Or p = α E
Here, α is the constant of proportionality termed as Molecular or Atomic Polarisability. Now we define a new vector quantity that we symbolize by 'P' and state it polarization of the dielectric or just polarization. Polarization 'P' is stated as the electric dipole moment per unit volume of the dielectric. This is significant to note that the word polarization is employed in a general sense to explain what happens in a dielectric if the dielectric is subjected to the external electric field. It is as well employed in the particular sense to indicate the dipole moment per unit volume.
Assume a 'n' polarized molecules each having a dipole moment 'p' present per unit volume of a dielectric and suppose all the dipole moments be parallel to one other. Then from the statement of P:
p = nP
From the definition above, units of P are:
Units of P = Coulomb m/m3 = Coulomb/m2 = C m-2
In common, 'P' is a point function based on the coordinates. In these cases, where the ideal condition mentioned above is not fulfilled, we would consider an infinitesimal volume 'V' all through which all the p's can be anticipated to be parallel and write the equation:
P = limΔV→0 ∑i=1 N Pi/V (Here, 'N' is the number of dipoles in volume 'V')
In this, 'V' is large compared to the molecular volume however small compared to ordinary volumes. Therefore, however p is a point function; it is a space average of p. The direction of p will, obviously, be parallel to the vector sum of the dipole moment of the molecules in 'V'.
Gauss' Law in a Dielectric:
We are familiar with the Gauss law in vacuum. In this, we modify and generalize it for dielectric material. Let assume two metallic plates as represented in the figure below. Let Eo be the electric field between such two plates.
Now, we set up a dielectric material between the plates. If the dielectric is introduced, there is a drop in the electric field that implies a drop in the charge per unit area. As no charge consists of leaked off from the plates, such a reduction can be merely due to the induced charge appearing on the two surfaces of the dielectric. Due to this cause, the dielectric surface adjacent to the positive plate should encompass an induced negative charge and the surface adjacent to the negative plate should encompass an induced positive charge of equivalent magnitude. It is represented in the figure above.
The total charge within this volume is zero even although this material is polarized. The positive and negative charges are equivalent. For this volume the flux of field via the surface is zero. This can be written as:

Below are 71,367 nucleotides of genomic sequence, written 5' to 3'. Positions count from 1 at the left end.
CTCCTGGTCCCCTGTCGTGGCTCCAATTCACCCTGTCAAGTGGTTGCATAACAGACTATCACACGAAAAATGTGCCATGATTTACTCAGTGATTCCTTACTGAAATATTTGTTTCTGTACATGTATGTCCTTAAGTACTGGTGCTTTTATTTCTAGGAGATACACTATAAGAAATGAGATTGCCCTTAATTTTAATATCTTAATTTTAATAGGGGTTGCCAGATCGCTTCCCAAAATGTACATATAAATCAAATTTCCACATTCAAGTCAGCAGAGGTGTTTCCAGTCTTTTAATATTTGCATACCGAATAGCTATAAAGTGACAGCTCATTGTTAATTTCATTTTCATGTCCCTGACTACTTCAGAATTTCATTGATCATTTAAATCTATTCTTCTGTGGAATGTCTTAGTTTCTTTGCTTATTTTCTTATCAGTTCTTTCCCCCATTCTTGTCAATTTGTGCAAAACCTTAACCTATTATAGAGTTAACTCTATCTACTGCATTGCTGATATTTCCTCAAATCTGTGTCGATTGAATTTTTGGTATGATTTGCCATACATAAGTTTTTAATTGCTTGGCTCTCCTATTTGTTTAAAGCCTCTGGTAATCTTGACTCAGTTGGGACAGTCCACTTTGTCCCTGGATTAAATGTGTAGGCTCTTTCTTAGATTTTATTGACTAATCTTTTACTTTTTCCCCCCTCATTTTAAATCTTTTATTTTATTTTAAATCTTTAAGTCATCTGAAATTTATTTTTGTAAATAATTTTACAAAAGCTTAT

∫surface at 1 E.dS = ∫s1 εo χ P. dS = 0
This represents that lines of 'P' are just similar to lines of 'E' apart from for a constant (εo). Rather than this, Gaussian volume, assume we take other one at area 2. In this Gaussian volume one surface is in the dielectric and the other is exterior to it. The curved surface is parallel to the lines of field (E or P). For this surface, the Gaussian volume outside the material 'P' is non-existent. Though, lines of 'P' should terminate within the Gaussian volume. Therefore the total flux of 'P' is finite and negative as the component of P normal to the surface, that is, n and σP the surface charge density are equivalent to one other in magnitude, then the surface integral be:
P.dS = Pn dS = - σp dS = -qp
Here qp is the charge in the Gaussian volume. Therefore, the flux of 'P' is equivalent to the negative of the charge included in the Gaussian volume.
Now, we generalize the Gauss' flux theorem. As the effects of polarized matter can be accounted for by the polarization surface charges, the electric field in any area can be associated to the sum of both free and polarization charges. Therefore in general:
∫closed surface E. dS = 1/εo (qf + qp)
Here qp stands for free charges and qp is the polarization charges.
Displacement Vector 'D':
This is one of the fundamental vectors for an electric field which mainly based on the magnitude of free charge and its distribution.
The electric displacement is stated by D = εo E + P; Gauss' law in dielectric is given by D. dS = qf dV. For an isolated charge 'q', kept at the centre of a dielectric sphere of radius 'r', we determine that the Gauss' flux theorem gives (that is, being a case of spherical symmetry)
(4πr2) (D) = q
That gives: D = qr/4πr2
∴ D = εE we get E = qr/4πεr2
From the above equation it follows that the force 'F', between the two charges q1 and q2, kept at a distance 'r' in a dielectric medium is represented by:
F = (q1q2/4πεr2) r
And the expression for the potential Φ at a distance r from q is: Φ = q/4πεr
Dielectric Strength and Breakdown:
We have observed that under the affect of an external electric field, polarization outcomes due to the displacement of the charge centers. In our explanation, we have treated the phenomenon as an elastic method. A question which occurs in our minds is, 'what would occur if the applied field is raised considerably?' One thing that is sure is that the charge centers will experience a significant pulling force. When the pulling force is less than the binding force between the charge centers, then the material will retain the dielectric property and on eradicating the field the charge centers will return to their equilibrium places. If the pulling force just balances the binding force, the charges will just be capable to overcome the strain of the separation and any slight imbalance will loosen the bonds among the electrons and the nucleus. A further raise of the applied field will outcome in the separation of the charges.
Once this occurs the electrons will be accelerated. The fast moving electrons will collide by the other atoms and multiply in number. This will outcome in the flow of conduction current. The minimum potential which causes the charge separation is termed as the breakdown potential and the procedure is termed as the dielectric breakdown.
Breakdown potential differs from substance to substance. It as well based on the thickness of the dielectric (that is, thickness measured all along the direction of the field). The field strength at which the dielectric is about to break down is termed as the Dielectric Strength. This is measured in kilovolts per metre. The knowledge of the breakdown potential is extremely significant for practical conditions, as in the use of capacitors in electrical circuits.
If a dielectric is subjected to a steadily increasing electric potential, a phase will be reached if the electron of the constituent molecule is torn away from the nucleus. Now the dielectric breaks down, that is, loses its dielectric properties and starts to conduct the electricity.
The breakdown voltage is the applied potential differences per unit thickness of the dielectric if the dielectric just breakdown.